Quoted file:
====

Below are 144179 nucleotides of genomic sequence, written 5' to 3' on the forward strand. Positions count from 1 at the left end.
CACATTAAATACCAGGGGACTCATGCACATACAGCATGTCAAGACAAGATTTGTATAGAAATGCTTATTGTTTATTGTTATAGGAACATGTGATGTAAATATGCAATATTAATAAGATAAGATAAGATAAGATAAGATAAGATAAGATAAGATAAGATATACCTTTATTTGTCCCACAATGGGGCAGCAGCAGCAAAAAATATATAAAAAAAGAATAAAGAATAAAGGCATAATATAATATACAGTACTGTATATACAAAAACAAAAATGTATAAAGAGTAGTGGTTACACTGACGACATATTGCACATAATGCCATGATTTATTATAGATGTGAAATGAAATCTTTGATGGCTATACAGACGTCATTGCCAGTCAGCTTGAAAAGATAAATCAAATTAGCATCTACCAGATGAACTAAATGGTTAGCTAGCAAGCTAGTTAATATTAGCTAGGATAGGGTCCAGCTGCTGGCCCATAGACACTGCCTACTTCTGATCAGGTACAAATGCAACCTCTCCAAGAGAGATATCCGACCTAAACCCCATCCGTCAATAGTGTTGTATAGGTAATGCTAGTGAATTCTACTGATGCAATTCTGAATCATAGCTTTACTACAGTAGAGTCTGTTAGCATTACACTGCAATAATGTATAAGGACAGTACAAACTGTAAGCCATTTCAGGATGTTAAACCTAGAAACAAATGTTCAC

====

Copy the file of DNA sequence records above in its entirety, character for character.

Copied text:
Below are 144179 nucleotides of genomic sequence, written 5' to 3' on the forward strand. Positions count from 1 at the left end.
CACATTAAATACCAGGGGACTCATGCACATACAGCATGTCAAGACAAGATTTGTATAGAAATGCTTATTGTTTATTGTTATAGGAACATGTGATGTAAATATGCAATATTAATAAGATAAGATAAGATAAGATAAGATAAGATAAGATAAGATAAGATATACCTTTATTTGTCCCACAATGGGGCAGCAGCAGCAAAAAATATATAAAAAAAGAATAAAGAATAAAGGCATAATATAATATACAGTACTGTATATACAAAAACAAAAATGTATAAAGAGTAGTGGTTACACTGACGACATATTGCACATAATGCCATGATTTATTATAGATGTGAAATGAAATCTTTGATGGCTATACAGACGTCATTGCCAGTCAGCTTGAAAAGATAAATCAAATTAGCATCTACCAGATGAACTAAATGGTTAGCTAGCAAGCTAGTTAATATTAGCTAGGATAGGGTCCAGCTGCTGGCCCATAGACACTGCCTACTTCTGATCAGGTACAAATGCAACCTCTCCAAGAGAGATATCCGACCTAAACCCCATCCGTCAATAGTGTTGTATAGGTAATGCTAGTGAATTCTACTGATGCAATTCTGAATCATAGCTTTACTACAGTAGAGTCTGTTAGCATTACACTGCAATAATGTATAAGGACAGTACAAACTGTAAGCCATTTCAGGATGTTAAACCTAGAAACAAATGTTCAC